Truth be told, we spent most of the relationship at each others throats.
Over the years, up until the final break-up, we had many petty disagreements, a couple noteworthy arguments and what I recollect as one very public knock down, drag out.
It’s been years since the relationship ended, and just when I thought there was no chance at a second try, something very unexpected happened.
And, to be clear, I’m not describing a past relationship with an ex- boyfriend.
His mother, actually.
Even though our relationship could easily be described as tumultuous in the early days- I had always admired Kay. She was different than my own mother; more worldly. She was a force to be reckoned with; a strong, sharp witted, single mother of 5 who fiercely protected her children right there with the likes of a mama cheetah.
“Why would you ever wait for a man to do it for you, when it’s 10x better to do it yourself?” This and other similar mantras seemed like her recipe for a happy life.
As teenagers, her son, the lifeguard Robbie, and I began a summer romance during my family’s annual beach trips to the Carolina Coast.
Looking back I think it was her independence that intrigued me most- something I thought to be an unusual characteristic for a mother of 5. She had no fear of being alone. Her children were mostly grown by then and she seemed to relish the time she finally had to devote to herself; working, volunteering, reading, traveling and boy could that woman cook. It was like nothing I had ever seen. I came from a small family and wasn’t used to such massive family dinners and colossal gatherings. Luscious spreads of bubbly, oily southern dishes would neatly line her leafed out dining table- the heavenly smell of expertly fried chicken and fragrant collard greens engulfed her modest beach cottage.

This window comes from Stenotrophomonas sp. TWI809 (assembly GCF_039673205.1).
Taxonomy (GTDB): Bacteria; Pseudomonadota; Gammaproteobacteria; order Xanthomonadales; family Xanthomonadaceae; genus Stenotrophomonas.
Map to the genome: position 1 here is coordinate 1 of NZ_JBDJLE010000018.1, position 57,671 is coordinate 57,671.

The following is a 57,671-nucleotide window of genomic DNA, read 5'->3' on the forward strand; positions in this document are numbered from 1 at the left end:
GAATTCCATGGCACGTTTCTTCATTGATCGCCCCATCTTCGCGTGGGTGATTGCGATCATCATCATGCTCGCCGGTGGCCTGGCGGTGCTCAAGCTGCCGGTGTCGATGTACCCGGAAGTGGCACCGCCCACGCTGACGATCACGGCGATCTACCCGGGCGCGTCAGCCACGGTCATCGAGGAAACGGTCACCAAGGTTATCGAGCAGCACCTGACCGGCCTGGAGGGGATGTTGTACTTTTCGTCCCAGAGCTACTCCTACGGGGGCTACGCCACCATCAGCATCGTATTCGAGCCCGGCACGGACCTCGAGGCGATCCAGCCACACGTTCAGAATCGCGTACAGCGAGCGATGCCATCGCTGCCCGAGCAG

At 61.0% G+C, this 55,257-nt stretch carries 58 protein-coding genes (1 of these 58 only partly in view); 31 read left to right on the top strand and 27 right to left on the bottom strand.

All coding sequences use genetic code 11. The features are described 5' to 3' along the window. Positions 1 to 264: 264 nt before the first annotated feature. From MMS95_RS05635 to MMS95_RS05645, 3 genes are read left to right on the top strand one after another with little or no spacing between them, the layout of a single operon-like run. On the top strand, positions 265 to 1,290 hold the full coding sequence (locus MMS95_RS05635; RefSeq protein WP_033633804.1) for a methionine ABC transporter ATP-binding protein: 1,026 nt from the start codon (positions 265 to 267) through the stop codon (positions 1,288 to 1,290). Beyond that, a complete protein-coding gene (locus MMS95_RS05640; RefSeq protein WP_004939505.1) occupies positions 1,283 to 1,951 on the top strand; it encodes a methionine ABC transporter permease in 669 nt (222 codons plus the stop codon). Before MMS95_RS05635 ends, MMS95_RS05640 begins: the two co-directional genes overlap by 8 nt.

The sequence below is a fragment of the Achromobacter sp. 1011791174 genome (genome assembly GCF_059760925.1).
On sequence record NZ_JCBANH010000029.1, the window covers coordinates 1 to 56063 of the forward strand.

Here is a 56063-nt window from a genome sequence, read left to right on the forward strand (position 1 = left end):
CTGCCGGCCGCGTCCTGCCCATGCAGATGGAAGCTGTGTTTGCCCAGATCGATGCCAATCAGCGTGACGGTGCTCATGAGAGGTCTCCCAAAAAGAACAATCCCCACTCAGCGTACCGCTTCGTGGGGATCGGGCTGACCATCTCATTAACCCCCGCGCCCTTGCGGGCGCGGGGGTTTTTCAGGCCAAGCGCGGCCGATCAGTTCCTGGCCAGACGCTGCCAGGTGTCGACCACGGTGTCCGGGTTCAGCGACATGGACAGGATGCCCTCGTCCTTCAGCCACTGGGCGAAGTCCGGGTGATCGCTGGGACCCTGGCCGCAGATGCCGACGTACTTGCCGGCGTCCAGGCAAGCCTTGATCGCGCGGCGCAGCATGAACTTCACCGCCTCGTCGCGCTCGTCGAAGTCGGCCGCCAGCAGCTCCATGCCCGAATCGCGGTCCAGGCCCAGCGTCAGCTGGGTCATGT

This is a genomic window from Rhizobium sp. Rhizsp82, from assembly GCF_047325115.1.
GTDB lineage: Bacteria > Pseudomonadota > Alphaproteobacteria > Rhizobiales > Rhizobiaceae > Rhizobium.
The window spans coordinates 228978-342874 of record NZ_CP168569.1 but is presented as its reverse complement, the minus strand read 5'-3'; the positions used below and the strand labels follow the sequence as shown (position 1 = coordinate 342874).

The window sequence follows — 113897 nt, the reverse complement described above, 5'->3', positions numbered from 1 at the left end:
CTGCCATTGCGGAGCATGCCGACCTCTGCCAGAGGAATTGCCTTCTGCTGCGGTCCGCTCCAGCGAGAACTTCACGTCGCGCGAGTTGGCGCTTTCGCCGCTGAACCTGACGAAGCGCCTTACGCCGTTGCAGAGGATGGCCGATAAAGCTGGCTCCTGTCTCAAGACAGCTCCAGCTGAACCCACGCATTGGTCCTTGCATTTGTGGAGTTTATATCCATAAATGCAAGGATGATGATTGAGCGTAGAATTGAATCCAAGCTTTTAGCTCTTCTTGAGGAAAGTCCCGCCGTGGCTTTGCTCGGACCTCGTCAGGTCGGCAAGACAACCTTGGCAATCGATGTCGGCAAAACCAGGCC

I think her problem with me was that I happened to be dating the baby of the family who also happened to be her favorite son. It was probably a simple case of me stepping on her ever so delicate toes with my young hot headed, opinionated little self. We were free and careless and had our whole lives ahead of us.
Our summer romance turned into a more serious long-distance relationship as I entered my twenties and finished college. At Robbie’s encouragement, I began a career as a flight attendant- I couldn’t think of anything more exciting after being trapped in a classroom for the last 17 years. He helped me move up to Chicago and we enjoyed all the perks that free stand-by travel had to offer.
As time went on my new found freedom began to open my eyes a little; I was meeting all sorts of amazing and different people and started to visit less and less.
When we both came “home” to NC for visits, there was never a shortage of playful banter with Kay that would usually end with a comment that fell just below the belt. “Angel, honey, why did you cut your hair so short?” she questioned during one visit, “you know Robbie loves long hair!” “Well he should grow his hair out if he loves it so much” I countered. She had to smirk at her own contradiction; she never waited for a man’s approval either.